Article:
The Power of Communal Marketing … by Mari Christie

2015_Mariana GabrielleA year ago, I released my first Regency romance as an indie author, Royal Regard, under the pen name Mariana Gabrielle. Two days ago, one of my books was mentioned in USA Today, a box set that has been on the Amazon Hot New Release and Bestsellers lists for three months, and today, my newest book, a perma-free novella, hit the Amazon lists for the first time.

So, does this mean I am “successful”?

At the risk of breaking the secret author code, let me jump into the numbers a bit. I have increased my income this month—from $1/day to $6/day—though one never knows when such a drastic change will occur or how long it will hold true. As of August, I had been pretty consistently selling an average of half a book a day for months, with occasional rises for new releases and sales. For the past three months, I am averaging three hundred downloads a day (though the royalties do not accrue to me), and I have momentum, which, to me, feels meteoric. I don’t have an agent or publisher or virtual assistant, but somehow, I have managed to claw my way onto the very first rung of the ladder to becoming a HistRom lower-mid-lister. A milestone, by the by, that doesn’t even remotely come with a paycheck yet.

At this rate, after all the promo copies and contests and swag, and box set royalties to charity, I won’t break even financially for another 100 years—1000 years, if you think I should be paid for my time, too.

Bluestocking Belles logo-02But still, ‘tis the season for gratitude and celebration! So, I decided to reflect on how I got here in a year. There are a couple of primary factors, foremost the holiday box set featured in the USA Today column, which was predicated on the best marketing decision I have made thus far—creating the Bluestocking Belles.

To be clear, I have been a marketing and promotions professional since pre-Internet days, but the “E-Book Marketing Milieu” is really a whole new world for me, often highly uncomfortable. But the more things change, the more they stay the same, and I have been a co- and cross-promotion proponent for years. When I saw Mark Coker’s general advice, about a year ago, in a spectacular Smashwords blog post on the future of the industry, a few things really resonated: “Take the long view. Network with fellow indies. Take risks, experiment, and fail often. Publish multi-author box set collaborations. Dream big dreams. Celebrate your fellow authors’ success.”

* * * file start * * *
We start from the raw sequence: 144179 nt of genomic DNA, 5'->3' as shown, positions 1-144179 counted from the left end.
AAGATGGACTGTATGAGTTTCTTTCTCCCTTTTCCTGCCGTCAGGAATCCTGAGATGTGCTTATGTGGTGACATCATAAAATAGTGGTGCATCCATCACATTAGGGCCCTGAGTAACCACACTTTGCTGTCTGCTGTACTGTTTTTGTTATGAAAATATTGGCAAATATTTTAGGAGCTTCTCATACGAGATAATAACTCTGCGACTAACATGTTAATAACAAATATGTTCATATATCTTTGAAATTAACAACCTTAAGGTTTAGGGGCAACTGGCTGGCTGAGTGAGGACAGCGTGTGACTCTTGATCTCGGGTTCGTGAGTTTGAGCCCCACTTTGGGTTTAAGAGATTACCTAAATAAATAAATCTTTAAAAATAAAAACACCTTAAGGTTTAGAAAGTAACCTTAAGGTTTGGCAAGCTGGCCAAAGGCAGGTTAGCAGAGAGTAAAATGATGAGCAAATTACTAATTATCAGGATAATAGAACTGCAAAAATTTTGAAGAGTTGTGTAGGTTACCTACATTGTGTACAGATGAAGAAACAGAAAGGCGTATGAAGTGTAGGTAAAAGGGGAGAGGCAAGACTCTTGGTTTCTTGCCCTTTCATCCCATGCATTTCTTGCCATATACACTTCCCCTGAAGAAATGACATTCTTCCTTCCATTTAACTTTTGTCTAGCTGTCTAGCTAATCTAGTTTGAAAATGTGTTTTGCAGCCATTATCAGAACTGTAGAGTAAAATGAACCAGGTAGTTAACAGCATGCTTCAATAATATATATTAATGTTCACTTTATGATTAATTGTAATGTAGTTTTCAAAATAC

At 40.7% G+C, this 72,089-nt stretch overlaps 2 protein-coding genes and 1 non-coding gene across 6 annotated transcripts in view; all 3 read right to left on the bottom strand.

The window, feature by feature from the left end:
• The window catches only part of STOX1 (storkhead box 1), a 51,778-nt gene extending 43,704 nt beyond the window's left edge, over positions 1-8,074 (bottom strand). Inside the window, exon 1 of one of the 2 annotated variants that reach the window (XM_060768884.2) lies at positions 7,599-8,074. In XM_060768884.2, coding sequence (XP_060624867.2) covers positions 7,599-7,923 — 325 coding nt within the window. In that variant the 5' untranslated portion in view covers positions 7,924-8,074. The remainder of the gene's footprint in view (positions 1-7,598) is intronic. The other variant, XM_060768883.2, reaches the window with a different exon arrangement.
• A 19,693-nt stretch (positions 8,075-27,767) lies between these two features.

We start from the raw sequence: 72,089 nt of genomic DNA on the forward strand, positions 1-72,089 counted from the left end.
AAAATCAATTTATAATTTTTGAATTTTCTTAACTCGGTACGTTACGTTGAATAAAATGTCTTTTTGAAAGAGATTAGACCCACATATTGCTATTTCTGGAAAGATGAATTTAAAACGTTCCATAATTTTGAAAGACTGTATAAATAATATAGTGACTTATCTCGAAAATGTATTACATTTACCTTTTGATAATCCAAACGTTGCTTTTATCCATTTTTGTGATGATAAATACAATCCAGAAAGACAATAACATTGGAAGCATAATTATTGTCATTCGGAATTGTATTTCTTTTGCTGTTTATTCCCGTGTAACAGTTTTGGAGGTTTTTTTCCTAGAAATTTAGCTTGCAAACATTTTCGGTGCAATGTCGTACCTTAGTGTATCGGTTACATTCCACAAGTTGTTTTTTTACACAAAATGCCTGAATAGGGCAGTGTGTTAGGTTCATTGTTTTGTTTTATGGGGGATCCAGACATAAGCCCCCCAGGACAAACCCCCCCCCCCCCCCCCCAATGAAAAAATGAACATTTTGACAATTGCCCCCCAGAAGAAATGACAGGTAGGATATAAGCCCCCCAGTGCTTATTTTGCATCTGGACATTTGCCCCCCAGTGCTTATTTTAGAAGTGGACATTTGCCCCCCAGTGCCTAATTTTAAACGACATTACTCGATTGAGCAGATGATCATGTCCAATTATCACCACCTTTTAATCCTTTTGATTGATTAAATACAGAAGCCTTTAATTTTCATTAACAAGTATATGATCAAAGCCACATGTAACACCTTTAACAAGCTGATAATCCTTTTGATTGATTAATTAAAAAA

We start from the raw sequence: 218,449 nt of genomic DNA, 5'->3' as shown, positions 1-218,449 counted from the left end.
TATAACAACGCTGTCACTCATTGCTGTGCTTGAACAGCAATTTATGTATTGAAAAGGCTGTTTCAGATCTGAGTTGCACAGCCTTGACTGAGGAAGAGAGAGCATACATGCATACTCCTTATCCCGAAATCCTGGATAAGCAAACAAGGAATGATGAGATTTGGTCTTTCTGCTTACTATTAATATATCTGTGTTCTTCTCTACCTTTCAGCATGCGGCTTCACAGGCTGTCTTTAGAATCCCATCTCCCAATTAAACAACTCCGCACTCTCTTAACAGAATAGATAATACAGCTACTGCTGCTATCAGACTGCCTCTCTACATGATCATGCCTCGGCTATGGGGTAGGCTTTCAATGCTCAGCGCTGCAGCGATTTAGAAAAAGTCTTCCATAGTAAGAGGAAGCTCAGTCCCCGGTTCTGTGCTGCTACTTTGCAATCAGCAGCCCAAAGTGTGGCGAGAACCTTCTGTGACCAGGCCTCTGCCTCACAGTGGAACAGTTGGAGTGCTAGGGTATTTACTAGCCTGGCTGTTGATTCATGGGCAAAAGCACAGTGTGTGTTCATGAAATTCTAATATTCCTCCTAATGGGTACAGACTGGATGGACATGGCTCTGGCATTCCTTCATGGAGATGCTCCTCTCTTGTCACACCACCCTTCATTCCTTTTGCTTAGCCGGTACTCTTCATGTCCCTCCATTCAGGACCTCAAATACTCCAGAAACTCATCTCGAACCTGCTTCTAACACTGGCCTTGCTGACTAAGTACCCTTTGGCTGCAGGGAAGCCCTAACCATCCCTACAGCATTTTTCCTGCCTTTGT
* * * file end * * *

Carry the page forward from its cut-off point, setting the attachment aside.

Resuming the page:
As members of Rocky Mountain Fiction Writers, of course, we believe in the power of writers banding together to advance ourselves and our industry, but this article made me wonder, as a long-time co-promoter, whether it might it work in a more targeted, individualized, sales-focused way, even in the Amazonian jungle of a marketplace? These ideas coalesced into a general online call to other historical romance authors interested in long-term co- and cross-promotion. After talking to a couple dozen writers over the space of a couple of months, eight of us finally committed to a long-term group plan and officially launched The Bluestocking Belles in March 2015. I have no compunction in suggesting that we are the hardest working Regency writers online, busting our tails to entertain our readers.

And it has paid off nine months later, to the tune of 300+ $0.99 downloads per day of our box set (guesstimating about 9,000 total by the time this blog posts), with the 35% royalty going to the Malala Fund. With another three months left in this sales cycle, we have already raised more than $3,500 for charity via royalties and direct fundraising, far more than I could have raised alone. And as far as sales of my income-generating books, my perpetual half-a-book-a-day is currently three books a day. (Meteoric, I say!)